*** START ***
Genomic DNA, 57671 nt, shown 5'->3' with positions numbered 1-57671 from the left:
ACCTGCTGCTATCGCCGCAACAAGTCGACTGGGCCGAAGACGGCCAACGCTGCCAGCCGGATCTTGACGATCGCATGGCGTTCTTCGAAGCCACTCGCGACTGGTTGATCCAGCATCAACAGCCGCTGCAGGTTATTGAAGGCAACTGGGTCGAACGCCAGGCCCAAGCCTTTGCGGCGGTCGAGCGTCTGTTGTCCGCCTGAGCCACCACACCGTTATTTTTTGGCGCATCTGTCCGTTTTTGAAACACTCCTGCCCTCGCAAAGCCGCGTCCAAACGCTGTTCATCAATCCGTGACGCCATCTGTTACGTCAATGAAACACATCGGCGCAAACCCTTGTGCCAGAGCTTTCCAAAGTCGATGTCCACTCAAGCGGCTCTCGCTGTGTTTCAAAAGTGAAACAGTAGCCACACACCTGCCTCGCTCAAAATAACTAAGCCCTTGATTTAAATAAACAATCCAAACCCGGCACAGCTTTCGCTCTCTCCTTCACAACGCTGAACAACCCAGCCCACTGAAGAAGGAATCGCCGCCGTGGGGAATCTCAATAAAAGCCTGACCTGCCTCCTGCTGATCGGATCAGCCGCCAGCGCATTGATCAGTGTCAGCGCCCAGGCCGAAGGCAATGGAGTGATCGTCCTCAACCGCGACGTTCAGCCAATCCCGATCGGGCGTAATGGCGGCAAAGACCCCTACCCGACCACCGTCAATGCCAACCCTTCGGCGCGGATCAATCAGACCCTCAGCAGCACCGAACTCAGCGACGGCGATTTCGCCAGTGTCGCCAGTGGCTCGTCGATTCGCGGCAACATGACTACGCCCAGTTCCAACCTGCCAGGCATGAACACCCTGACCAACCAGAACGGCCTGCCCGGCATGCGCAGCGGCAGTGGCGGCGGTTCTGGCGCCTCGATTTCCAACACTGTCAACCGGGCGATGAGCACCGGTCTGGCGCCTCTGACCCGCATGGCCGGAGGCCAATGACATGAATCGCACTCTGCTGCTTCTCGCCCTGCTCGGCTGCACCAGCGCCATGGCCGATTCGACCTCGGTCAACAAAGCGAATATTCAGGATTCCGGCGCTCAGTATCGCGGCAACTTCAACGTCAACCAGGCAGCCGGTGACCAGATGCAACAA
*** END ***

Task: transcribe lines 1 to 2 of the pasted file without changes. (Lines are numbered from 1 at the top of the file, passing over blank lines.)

Genomic DNA, 57671 nt, shown 5'->3' with positions numbered 1-57671 from the left:
ACCTGCTGCTATCGCCGCAACAAGTCGACTGGGCCGAAGACGGCCAACGCTGCCAGCCGGATCTTGACGATCGCATGGCGTTCTTCGAAGCCACTCGCGACTGGTTGATCCAGCATCAACAGCCGCTGCAGGTTATTGAAGGCAACTGGGTCGAACGCCAGGCCCAAGCCTTTGCGGCGGTCGAGCGTCTGTTGTCCGCCTGAGCCACCACACCGTTATTTTTTGGCGCATCTGTCCGTTTTTGAAACACTCCTGCCCTCGCAAAGCCGCGTCCAAACGCTGTTCATCAATCCGTGACGCCATCTGTTACGTCAATGAAACACATCGGCGCAAACCCTTGTGCCAGAGCTTTCCAAAGTCGATGTCCACTCAAGCGGCTCTCGCTGTGTTTCAAAAGTGAAACAGTAGCCACACACCTGCCTCGCTCAAAATAACTAAGCCCTTGATTTAAATAAACAATCCAAACCCGGCACAGCTTTCGCTCTCTCCTTCACAACGCTGAACAACCCAGCCCACTGAAGAAGGAATCGCCGCCGTGGGGAATCTCAATAAAAGCCTGACCTGCCTCCTGCTGATCGGATCAGCCGCCAGCGCATTGATCAGTGTCAGCGCCCAGGCCGAAGGCAATGGAGTGATCGTCCTCAACCGCGACGTTCAGCCAATCCCGATCGGGCGTAATGGCGGCAAAGACCCCTACCCGACCACCGTCAATGCCAACCCTTCGGCGCGGATCAATCAGACCCTCAGCAGCACCGAACTCAGCGACGGCGATTTCGCCAGTGTCGCCAGTGGCTCGTCGATTCGCGGCAACATGACTACGCCCAGTTCCAACCTGCCAGGCATGAACACCCTGACCAACCAGAACGGCCTGCCCGGCATGCGCAGCGGCAGTGGCGGCGGTTCTGGCGCCTCGATTTCCAACACTGTCAACCGGGCGATGAGCACCGGTCTGGCGCCTCTGACCCGCATGGCCGGAGGCCAATGACATGAATCGCACTCTGCTGCTTCTCGCCCTGCTCGGCTGCACCAGCGCCATGGCCGATTCGACCTCGGTCAACAAAGCGAATATTCAGGATTCCGGCGCTCAGTATCGCGGCAACTTCAACGTCAACCAGGCAGCCGGTGACCAGATGCAACAA